Nivea, thanks to such social-networking ectoplasm-based activism, was recently forced to take down an ad that drew a connection between the color white, and “purity” (via Moonbattery, via Pirate’s Cove). And of course there is the mess that took place this week with Kendall Jenner and the Pepsi ad:

There’s so much wrong with this, and yet at the same time, it isn’t really wrong. If anyone asked me what the problem was with the ad, in MY opinion, my honest answer is “It’s obsequious and stupid.” But that isn’t really the right answer. You can tell when you skim over another upload, where comments are allowed, like over here. What’s unjust about it is that everyone who was involved in producing the ad is surely not having a lot of fun with work right now…they should’ve known better, darn it! But it’s a disproportionate response. They’re being punished because they lay in wait like a starving jaguar stalking its prey, and saw some potential profit in the hip, trendy protest thing right now. They’re supposed to do that. Alright, so it is disgusting and there have to be better ways to make a living…eh, maybe it is fitting after all.

That’s not really the point. The point is that we’re lately deciding what’s “allowed” and what’s not allowed, without any actual authority, just mob rule. And the mob rule isn’t even as rational or just as an actual mob, which is a low baseline; they’re deciding it based on “likes” on social media. This did-it-go-viral Oracle goes thumbs-up or thumbs-down. And where it conflicts with the actual written law, with the viral-Oracle saying okay and the written law saying no-can-do, or vice-versa, we have a new pretender-legal-universe being born.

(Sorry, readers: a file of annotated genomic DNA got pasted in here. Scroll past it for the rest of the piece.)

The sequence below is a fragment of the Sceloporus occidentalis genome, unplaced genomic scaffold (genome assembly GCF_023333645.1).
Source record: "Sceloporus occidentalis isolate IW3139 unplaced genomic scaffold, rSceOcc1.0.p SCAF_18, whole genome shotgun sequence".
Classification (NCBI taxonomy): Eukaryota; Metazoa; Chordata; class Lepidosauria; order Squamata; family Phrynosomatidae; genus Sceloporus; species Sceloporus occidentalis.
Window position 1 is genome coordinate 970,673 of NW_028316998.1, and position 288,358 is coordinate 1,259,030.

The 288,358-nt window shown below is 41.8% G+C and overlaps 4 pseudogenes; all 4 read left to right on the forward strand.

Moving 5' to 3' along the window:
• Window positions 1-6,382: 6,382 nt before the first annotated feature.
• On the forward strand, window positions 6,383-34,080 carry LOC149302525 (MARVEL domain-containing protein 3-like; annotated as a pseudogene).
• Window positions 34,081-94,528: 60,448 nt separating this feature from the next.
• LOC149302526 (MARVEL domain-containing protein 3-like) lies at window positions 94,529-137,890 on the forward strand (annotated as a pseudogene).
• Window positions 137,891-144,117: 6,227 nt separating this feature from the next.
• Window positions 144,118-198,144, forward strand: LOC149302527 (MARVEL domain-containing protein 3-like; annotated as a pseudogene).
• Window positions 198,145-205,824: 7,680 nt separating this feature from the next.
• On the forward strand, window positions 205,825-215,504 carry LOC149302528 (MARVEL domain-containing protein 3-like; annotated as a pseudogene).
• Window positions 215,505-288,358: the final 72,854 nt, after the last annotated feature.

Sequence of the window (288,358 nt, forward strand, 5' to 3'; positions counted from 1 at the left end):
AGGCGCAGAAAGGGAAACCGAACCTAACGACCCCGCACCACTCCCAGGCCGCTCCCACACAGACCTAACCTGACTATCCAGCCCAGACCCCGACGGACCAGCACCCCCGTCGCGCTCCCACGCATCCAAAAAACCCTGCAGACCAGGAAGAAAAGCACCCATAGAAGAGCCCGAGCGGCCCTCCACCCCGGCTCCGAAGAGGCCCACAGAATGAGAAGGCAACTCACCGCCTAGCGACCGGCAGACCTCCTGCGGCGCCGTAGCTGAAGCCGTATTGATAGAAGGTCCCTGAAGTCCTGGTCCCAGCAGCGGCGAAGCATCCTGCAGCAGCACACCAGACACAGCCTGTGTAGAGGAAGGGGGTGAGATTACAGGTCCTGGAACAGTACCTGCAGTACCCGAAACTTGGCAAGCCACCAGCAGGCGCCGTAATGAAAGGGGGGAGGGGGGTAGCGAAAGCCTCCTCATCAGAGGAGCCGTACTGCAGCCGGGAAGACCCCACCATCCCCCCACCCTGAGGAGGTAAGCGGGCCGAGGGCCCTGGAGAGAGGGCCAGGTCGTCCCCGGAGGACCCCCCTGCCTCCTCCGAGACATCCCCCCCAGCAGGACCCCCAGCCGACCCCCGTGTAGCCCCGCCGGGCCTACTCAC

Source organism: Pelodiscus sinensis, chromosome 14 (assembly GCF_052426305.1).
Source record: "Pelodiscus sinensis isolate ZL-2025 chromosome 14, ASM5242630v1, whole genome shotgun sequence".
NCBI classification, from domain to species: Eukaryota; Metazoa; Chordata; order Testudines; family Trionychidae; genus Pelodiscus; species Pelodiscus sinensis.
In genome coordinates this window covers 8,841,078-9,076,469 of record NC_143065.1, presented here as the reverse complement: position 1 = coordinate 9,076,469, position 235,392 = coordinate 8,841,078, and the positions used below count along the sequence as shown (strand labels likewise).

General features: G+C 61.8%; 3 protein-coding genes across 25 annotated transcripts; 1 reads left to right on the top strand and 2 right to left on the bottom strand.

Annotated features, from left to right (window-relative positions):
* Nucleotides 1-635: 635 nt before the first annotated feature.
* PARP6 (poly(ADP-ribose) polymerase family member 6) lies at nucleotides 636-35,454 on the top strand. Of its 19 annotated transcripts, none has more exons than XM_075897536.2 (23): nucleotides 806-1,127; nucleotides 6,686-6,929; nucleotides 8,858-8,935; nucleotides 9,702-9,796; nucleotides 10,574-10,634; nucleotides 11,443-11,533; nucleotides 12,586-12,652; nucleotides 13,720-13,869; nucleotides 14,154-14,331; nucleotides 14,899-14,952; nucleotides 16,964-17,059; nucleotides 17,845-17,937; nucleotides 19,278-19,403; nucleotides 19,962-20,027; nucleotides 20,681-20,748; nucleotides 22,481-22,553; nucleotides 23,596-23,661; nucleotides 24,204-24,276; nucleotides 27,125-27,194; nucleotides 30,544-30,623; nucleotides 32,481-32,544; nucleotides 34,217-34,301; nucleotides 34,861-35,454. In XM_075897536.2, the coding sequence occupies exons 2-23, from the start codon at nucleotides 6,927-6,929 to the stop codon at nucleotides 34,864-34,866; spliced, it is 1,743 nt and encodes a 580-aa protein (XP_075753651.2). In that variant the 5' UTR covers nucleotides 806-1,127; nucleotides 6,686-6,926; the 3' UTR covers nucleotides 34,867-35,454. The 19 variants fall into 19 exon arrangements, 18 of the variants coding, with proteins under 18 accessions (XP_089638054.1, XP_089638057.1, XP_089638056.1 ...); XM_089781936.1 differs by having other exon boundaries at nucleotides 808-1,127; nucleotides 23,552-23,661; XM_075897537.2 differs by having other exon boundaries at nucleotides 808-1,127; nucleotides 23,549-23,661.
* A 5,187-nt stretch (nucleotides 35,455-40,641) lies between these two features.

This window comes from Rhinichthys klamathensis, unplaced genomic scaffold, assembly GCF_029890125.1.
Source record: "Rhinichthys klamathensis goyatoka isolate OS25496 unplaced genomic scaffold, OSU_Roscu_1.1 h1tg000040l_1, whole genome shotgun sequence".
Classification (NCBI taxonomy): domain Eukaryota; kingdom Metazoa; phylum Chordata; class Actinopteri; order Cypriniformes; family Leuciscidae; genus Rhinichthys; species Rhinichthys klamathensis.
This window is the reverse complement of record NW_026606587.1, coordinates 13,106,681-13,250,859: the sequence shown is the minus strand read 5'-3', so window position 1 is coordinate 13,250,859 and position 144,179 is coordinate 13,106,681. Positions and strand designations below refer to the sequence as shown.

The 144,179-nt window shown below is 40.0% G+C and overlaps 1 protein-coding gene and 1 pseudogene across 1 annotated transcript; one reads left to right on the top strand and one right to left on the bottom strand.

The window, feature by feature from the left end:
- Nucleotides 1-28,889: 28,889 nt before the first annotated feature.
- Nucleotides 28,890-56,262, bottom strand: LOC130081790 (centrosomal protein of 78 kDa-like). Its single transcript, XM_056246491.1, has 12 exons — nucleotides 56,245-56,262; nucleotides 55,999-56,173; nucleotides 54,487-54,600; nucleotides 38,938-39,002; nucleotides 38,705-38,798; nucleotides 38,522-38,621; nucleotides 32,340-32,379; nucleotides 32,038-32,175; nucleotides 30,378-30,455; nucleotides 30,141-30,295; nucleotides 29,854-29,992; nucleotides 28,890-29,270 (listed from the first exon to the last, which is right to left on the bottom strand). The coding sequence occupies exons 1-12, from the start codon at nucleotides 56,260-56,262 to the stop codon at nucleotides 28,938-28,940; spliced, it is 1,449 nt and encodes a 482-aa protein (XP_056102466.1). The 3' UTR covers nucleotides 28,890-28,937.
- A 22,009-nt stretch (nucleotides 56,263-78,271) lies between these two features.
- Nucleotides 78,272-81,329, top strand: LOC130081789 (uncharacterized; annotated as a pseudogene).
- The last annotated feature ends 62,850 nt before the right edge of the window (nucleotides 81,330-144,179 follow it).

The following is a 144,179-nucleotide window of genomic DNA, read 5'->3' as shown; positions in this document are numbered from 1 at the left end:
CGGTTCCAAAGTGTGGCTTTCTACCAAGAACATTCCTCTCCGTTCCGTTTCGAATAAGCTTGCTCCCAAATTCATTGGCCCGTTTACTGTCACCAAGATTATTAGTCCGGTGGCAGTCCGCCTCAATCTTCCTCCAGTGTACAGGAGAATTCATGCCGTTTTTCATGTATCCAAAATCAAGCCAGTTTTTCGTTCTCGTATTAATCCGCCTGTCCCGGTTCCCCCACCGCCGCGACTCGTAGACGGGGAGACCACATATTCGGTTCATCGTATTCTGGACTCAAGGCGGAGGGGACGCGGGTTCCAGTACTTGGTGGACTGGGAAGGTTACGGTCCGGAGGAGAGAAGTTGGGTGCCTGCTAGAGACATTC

And then we have a sort of vicious cycle. The law-duality creates conflict, the conflict creates protests…someone makes a “Makes You Feel Alive” tone-deaf, dumb ad about the protests, then we have protests about the dumb ad. So my larger overall point is, society can’t function this way. It can’t function with these “Schroedinger’s Cat Laws” that are entirely ineffectual, and at the same time, fully in force. Things have to be absolutely legal, in every sense (even if they aren’t appreciated) or else they have to be illegal in every sense. To start these virtual-middle-school, social-media “Hey that’s not okay” campaigns about things that are legal, drives toward exactly the same unhappy situation as a social-media “Let that bad guy go” campaign to exonerate people who are actually guilty of a crime: Everything is illegal, therefore nothing is. And that’s a place we really can’t go. We can’t afford it. We might think we can, but we can’t. That’s a true loss of freedom. Once things go that far, we toil away under all the heavy obligations of civilized society, while enjoying none of its benefits, enduring all of the exigencies of anarchy.

We are currently raising a generation of airheads who are ready for such a perfect citadel of misery (H/T American Digest):

My students are know-nothings. They are exceedingly nice, pleasant, trustworthy, mostly honest, well-intentioned, and utterly decent. But their brains are largely empty, devoid of any substantial knowledge that might be the fruits of an education in an inheritance and a gift of a previous generation. They are the culmination of western civilization, a civilization that has forgotten nearly everything about itself, and as a result, has achieved near-perfect indifference to its own culture…ask them some basic questions about the civilization they will be inheriting, and be prepared for averted eyes and somewhat panicked looks. Who fought in the Peloponnesian War? Who taught Plato, and whom did Plato teach?